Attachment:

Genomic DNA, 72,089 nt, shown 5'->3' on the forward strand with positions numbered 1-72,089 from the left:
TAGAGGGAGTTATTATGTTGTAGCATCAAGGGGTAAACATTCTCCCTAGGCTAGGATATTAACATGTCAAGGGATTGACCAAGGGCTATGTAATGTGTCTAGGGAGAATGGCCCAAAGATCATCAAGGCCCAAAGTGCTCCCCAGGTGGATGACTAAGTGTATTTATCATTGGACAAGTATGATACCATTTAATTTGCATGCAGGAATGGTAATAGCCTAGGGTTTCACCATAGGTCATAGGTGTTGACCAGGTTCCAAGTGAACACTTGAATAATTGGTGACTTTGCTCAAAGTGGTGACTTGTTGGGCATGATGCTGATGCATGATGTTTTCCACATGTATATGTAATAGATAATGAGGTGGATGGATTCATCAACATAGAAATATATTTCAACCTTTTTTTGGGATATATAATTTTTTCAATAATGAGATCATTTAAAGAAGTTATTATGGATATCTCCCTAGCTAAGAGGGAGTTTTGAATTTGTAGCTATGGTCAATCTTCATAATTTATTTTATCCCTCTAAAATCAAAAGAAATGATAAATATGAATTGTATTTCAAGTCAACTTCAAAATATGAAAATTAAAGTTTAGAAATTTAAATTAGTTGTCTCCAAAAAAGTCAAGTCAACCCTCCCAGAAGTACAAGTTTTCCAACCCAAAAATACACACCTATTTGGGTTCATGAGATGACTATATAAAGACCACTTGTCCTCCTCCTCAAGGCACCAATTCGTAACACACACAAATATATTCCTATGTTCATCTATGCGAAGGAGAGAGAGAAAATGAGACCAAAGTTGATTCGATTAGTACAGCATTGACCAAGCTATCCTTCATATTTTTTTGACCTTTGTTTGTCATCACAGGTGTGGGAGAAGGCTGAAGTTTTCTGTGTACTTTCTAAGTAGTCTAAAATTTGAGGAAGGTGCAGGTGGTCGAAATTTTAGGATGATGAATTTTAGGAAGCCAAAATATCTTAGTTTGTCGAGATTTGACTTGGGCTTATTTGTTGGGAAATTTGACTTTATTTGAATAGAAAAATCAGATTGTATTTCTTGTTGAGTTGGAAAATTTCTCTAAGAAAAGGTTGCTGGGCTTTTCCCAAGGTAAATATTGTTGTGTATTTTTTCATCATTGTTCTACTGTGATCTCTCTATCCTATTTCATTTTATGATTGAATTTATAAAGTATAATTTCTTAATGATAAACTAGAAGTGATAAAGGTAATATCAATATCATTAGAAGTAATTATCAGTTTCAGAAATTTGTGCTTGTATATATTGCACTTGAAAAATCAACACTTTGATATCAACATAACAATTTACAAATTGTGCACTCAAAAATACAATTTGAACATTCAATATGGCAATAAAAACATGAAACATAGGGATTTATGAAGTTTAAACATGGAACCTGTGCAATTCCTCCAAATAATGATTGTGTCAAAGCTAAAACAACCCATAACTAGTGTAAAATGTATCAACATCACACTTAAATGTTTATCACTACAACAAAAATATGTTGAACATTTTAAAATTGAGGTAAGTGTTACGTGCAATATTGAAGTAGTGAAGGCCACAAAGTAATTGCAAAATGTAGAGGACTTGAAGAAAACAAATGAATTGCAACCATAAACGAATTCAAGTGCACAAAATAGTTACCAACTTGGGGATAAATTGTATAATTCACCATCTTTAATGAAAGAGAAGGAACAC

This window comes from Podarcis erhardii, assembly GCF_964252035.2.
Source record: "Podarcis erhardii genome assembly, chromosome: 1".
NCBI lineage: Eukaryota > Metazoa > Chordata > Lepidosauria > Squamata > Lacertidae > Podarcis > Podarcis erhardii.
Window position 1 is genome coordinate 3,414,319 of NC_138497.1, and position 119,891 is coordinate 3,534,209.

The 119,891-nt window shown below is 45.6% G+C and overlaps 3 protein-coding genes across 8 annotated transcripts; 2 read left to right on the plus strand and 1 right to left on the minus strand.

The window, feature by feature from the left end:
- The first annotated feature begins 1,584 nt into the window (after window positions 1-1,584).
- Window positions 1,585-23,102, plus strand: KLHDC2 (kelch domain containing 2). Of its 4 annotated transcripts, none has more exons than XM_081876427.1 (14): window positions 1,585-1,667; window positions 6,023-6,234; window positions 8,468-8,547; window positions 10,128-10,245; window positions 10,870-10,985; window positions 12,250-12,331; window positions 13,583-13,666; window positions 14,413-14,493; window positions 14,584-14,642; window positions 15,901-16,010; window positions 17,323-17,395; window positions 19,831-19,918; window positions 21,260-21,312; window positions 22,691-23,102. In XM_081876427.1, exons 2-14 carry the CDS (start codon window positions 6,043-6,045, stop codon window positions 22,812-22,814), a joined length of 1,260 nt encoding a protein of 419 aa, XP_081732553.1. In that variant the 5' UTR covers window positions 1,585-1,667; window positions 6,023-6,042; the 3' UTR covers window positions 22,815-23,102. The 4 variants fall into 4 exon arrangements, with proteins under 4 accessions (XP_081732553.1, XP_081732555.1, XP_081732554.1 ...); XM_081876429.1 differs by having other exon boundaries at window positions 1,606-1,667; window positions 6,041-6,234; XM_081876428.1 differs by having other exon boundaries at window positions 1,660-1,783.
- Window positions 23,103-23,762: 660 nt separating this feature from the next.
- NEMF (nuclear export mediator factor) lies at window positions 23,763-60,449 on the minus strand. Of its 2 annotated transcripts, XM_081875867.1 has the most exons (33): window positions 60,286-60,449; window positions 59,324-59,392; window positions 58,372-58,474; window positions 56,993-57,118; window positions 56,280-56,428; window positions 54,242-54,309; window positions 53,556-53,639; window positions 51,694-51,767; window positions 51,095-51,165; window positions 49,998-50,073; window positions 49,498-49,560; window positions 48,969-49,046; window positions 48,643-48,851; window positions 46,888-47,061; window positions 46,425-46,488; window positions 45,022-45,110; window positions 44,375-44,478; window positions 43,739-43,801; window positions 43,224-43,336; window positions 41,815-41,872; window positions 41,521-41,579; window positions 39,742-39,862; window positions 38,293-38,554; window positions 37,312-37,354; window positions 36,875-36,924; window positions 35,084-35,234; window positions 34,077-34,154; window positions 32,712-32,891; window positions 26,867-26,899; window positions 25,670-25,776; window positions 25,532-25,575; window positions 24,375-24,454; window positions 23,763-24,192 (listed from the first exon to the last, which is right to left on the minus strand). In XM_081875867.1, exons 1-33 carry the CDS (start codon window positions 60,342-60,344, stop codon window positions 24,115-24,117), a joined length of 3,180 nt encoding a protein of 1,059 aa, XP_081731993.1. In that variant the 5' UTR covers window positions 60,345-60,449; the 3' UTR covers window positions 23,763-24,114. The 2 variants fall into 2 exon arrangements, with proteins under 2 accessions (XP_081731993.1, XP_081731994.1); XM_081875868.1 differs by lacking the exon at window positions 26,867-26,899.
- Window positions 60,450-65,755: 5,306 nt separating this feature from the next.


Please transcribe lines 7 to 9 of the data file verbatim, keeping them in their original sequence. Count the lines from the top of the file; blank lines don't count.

The 119,891-nt window shown below is 45.6% G+C and overlaps 3 protein-coding genes across 8 annotated transcripts; 2 read left to right on the plus strand and 1 right to left on the minus strand.

The window, feature by feature from the left end:
- The first annotated feature begins 1,584 nt into the window (after window positions 1-1,584).